That’s how it works. I don’t have a $9,000 (exaggeration intentional) cell phone because I know I need my money for other expenses, too. Maybe if I immigrated here from another country, I would buy a cheap phone, eat ‘rice and beans’ as financial counselor Dave Ramsey likes to say, and whatever else it took to have the money necessary to attain legal US citizenship.

Easy? No. Who ever said it would be? If I moved to another country where I wanted to live, I would expect them to make it a bit hard – to earn it. That country would also expect me to follow their laws and rules.

Being a free country built by brave immigrants a couple hundred years ago does not negate the necessity of rules, laws and structure. All I ask is that you just follow the rules if you want to live here.


Today is eclipse day!

August 21, 2017

Be careful out there. Today, Aug. 21, 2017, is a big day – the first total solar eclipse visible in the US since 1979.

I’ve heard several say, “It’s a once in a lifetime event.”

Well, not exactly for many of us. For example, on Feb. 26, 1979, when the last one occurred in the US, I was 18 years old. I was probably in class so sadly, I don’t remember that one.

The next one will be April 8, 2024. Now, I realize no one knows what the future holds. My driver license expires in 2025 so I expect I’ll be here for that one, too. At least I hope so …

I heard an ‘eclipse chaser’ over the weekend tell a reporter, “It’s a life-changing event.”

Ummm, I don’t quite get that. Who knows? Maybe it was the eclipse of 1979 that began the trajectory of the next 38 years of my life. Somehow, I doubt that.

All that aside, today is an exciting day. I’ll be in work; however, I do plan to step outside to check on it.

Without looking at the sun. Never look at the sun, especially during an eclipse.

If like me, you don’t have the proper protective glasses, please do not look at the sun. It stinks, I know. I’m annoyed with my lack of planning that’s resulted in no special glasses. Sunglasses don’t cut it.

I plan to use the old school, low tech simple card projector. Ultimately, it is the only approach I feel confident with in lieu of the proper glasses.

All the major networks will track it and NASA offers live streaming, as does the Weather Channel on its mobile app.

Here are a couple of helpful and reliable resources, in case your planning just started.

Finally, just for a quick smile, check out today’s Google doodle in the spirit of eclipse day.

Have fun, stay safe and in awe, admire the grand power of nature in this impressive show.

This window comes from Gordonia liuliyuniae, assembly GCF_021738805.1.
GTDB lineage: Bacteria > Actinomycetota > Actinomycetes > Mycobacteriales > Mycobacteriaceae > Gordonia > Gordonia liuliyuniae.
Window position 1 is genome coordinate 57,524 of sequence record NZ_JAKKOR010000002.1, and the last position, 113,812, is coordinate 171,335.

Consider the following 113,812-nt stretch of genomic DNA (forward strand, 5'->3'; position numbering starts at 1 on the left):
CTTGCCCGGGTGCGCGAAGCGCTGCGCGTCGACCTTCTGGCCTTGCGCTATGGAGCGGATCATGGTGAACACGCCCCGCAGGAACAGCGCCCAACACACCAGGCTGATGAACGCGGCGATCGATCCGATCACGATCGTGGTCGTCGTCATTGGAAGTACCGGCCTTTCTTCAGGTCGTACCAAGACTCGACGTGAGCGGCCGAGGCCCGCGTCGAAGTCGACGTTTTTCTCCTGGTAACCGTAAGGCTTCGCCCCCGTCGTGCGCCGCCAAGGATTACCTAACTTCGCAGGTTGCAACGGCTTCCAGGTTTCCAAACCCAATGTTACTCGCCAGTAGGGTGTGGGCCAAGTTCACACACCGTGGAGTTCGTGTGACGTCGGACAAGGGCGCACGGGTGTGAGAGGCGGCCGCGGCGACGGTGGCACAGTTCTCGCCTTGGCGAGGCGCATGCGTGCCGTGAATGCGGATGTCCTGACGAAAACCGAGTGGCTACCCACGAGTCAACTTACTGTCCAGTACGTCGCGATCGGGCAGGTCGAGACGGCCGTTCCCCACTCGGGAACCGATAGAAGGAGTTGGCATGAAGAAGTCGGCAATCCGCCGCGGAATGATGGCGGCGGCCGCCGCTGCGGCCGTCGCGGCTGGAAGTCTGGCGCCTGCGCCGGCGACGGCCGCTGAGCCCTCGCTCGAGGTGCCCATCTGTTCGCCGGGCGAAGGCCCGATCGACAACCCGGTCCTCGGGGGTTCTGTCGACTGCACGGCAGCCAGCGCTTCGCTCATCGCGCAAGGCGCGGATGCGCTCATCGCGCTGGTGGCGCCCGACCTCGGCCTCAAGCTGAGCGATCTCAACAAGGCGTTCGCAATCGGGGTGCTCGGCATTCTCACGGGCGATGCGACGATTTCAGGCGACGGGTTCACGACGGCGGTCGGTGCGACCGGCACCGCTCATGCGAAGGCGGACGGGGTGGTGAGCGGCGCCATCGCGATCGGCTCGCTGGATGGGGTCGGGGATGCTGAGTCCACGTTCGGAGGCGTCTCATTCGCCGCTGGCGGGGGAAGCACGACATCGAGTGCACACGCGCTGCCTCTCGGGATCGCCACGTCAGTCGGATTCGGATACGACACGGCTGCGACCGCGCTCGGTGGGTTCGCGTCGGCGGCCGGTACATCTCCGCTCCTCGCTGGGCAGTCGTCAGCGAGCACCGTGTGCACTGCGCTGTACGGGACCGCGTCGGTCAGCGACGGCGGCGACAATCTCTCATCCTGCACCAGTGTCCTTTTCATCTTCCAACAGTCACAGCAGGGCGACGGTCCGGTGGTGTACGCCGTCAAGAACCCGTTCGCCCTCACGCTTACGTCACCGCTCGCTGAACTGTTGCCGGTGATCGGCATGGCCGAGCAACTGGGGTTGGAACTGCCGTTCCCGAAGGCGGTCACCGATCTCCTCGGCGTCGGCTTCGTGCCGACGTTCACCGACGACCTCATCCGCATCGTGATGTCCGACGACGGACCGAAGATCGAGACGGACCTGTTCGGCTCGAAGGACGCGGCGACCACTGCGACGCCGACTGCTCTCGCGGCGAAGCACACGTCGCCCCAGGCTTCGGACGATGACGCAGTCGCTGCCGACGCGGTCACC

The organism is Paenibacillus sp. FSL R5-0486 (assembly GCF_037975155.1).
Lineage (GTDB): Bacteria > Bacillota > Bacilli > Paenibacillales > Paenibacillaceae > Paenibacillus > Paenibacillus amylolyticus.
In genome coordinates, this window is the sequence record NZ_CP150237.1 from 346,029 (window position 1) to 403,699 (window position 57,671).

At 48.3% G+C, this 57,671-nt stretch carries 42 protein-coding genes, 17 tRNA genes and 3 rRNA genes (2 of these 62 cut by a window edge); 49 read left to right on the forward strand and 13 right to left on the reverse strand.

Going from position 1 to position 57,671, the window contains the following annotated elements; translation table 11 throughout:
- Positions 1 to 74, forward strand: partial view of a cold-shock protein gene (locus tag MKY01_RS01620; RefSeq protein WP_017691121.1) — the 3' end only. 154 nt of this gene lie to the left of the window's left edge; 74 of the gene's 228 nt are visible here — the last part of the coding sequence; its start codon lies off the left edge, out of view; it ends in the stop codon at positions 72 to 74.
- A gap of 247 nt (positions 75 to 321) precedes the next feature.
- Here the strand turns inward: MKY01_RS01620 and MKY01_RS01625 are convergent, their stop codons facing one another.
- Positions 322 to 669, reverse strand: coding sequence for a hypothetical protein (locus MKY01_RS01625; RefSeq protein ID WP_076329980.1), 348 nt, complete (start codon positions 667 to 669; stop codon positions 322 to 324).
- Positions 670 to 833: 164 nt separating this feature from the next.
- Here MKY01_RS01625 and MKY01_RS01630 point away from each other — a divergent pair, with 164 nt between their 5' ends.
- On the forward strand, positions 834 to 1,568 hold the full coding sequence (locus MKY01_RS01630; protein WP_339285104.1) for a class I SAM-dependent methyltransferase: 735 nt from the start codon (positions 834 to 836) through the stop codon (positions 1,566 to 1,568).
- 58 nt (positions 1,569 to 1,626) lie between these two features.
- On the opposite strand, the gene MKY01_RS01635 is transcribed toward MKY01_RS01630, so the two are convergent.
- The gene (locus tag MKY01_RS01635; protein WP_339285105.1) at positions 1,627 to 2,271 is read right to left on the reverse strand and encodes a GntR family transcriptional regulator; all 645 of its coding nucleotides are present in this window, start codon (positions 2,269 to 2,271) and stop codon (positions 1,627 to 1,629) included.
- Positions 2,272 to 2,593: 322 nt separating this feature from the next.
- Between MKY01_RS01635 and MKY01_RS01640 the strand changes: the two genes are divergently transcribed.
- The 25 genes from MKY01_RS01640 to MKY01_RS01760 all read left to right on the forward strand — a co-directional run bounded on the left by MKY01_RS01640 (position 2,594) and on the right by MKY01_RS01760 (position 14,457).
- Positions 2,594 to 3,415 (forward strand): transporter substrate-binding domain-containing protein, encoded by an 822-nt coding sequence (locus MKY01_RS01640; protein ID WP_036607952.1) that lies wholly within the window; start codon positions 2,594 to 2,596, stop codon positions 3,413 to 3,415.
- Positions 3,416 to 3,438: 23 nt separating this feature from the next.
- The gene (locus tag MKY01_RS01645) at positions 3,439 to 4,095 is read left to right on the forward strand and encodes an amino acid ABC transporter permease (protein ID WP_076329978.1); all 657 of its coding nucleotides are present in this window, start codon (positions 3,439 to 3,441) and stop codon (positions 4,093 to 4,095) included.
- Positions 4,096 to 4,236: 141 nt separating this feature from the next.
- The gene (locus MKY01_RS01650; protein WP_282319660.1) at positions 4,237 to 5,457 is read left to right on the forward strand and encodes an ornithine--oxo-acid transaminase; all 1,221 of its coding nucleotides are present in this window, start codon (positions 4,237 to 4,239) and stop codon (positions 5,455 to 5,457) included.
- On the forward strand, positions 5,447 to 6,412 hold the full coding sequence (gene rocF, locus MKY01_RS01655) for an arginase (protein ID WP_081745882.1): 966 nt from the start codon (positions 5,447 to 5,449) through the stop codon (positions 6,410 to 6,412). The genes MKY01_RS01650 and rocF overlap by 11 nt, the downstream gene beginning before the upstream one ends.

Red roads lead to home

July 30, 2017

With family and deep family roots in North Dakota, I spent much of my life in central and western North Dakota. My paternal grandparents farmed in a small western ND town, Golva, just a few miles from the Montana state line.

Golva is less than 200 miles from the state capital of Bismarck. Across those miles, the geography transforms. The same is true when you head east toward the Minnesota line. The artistry of the glaciers is quite amazing, if you stop to think about it.

This website explains in easy-to-understand terms how glaciation did what it did to the Northern Plains. My most favorite part of the state is “The Little Missouri Badlands.” Since I’ve not yet seen the Grand Canyon (can you say, “bucket list?”), I describe The Badlands as a small Grand Canyon.

So, when this weekend my husband’s sister-in-law posted a picture from Montana where their little family attended a wedding, I returned to my past.

Her photo comment about scoria roads took me back to the drive to my grandparents’ farm. The drive was always for my siblings and me, both torturous and thrilling. It seemed to take forever with many, “Are we there yet?” moments.

Yet, when we hit the red rock road, a.k.a., scoria, our excitement heightened because we knew we were close. I always loved the scoria roads and the scoria all around in the rock wall formations of the glaciers.

Funny how you can forget, and then in an instant, memories pop to the surface. Several years ago, the county (I believe) paved the road to Grandma’s. For ND winter maintenance, I’m sure it was a wise decision. Easier to plow and easier to drive.

Yet, it covers an element of western ND charm – scoria. I understand it’s still there and is west of there. In the southeast, where I live now, some areas have red clay. Still, it’s not the same as the red rock and doesn’t have the sentimental value for me that scoria has. Silly, I guess, that red rock can make me smile.

Schmeling Farm Yard-2 5-2002